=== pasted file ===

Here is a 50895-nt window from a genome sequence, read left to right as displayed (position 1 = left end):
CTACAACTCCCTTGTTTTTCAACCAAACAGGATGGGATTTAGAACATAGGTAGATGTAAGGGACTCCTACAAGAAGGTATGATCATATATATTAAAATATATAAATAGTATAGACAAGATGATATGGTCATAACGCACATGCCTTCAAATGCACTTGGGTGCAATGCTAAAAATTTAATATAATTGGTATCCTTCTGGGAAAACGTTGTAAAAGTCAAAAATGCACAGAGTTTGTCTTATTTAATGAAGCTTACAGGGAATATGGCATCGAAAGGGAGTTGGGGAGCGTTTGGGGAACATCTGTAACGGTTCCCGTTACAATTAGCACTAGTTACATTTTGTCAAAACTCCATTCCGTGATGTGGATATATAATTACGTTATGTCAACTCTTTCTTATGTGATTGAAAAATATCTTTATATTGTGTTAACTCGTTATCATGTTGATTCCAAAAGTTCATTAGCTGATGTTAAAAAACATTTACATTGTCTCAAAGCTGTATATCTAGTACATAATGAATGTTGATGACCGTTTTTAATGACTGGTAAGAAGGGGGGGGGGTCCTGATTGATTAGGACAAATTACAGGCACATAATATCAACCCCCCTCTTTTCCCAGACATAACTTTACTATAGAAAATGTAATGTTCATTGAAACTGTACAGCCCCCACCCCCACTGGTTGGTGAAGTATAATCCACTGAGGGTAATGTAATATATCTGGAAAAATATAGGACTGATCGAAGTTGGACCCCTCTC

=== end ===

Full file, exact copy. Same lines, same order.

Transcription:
Here is a 50895-nt window from a genome sequence, read left to right as displayed (position 1 = left end):
CTACAACTCCCTTGTTTTTCAACCAAACAGGATGGGATTTAGAACATAGGTAGATGTAAGGGACTCCTACAAGAAGGTATGATCATATATATTAAAATATATAAATAGTATAGACAAGATGATATGGTCATAACGCACATGCCTTCAAATGCACTTGGGTGCAATGCTAAAAATTTAATATAATTGGTATCCTTCTGGGAAAACGTTGTAAAAGTCAAAAATGCACAGAGTTTGTCTTATTTAATGAAGCTTACAGGGAATATGGCATCGAAAGGGAGTTGGGGAGCGTTTGGGGAACATCTGTAACGGTTCCCGTTACAATTAGCACTAGTTACATTTTGTCAAAACTCCATTCCGTGATGTGGATATATAATTACGTTATGTCAACTCTTTCTTATGTGATTGAAAAATATCTTTATATTGTGTTAACTCGTTATCATGTTGATTCCAAAAGTTCATTAGCTGATGTTAAAAAACATTTACATTGTCTCAAAGCTGTATATCTAGTACATAATGAATGTTGATGACCGTTTTTAATGACTGGTAAGAAGGGGGGGGGGTCCTGATTGATTAGGACAAATTACAGGCACATAATATCAACCCCCCTCTTTTCCCAGACATAACTTTACTATAGAAAATGTAATGTTCATTGAAACTGTACAGCCCCCACCCCCACTGGTTGGTGAAGTATAATCCACTGAGGGTAATGTAATATATCTGGAAAAATATAGGACTGATCGAAGTTGGACCCCTCTC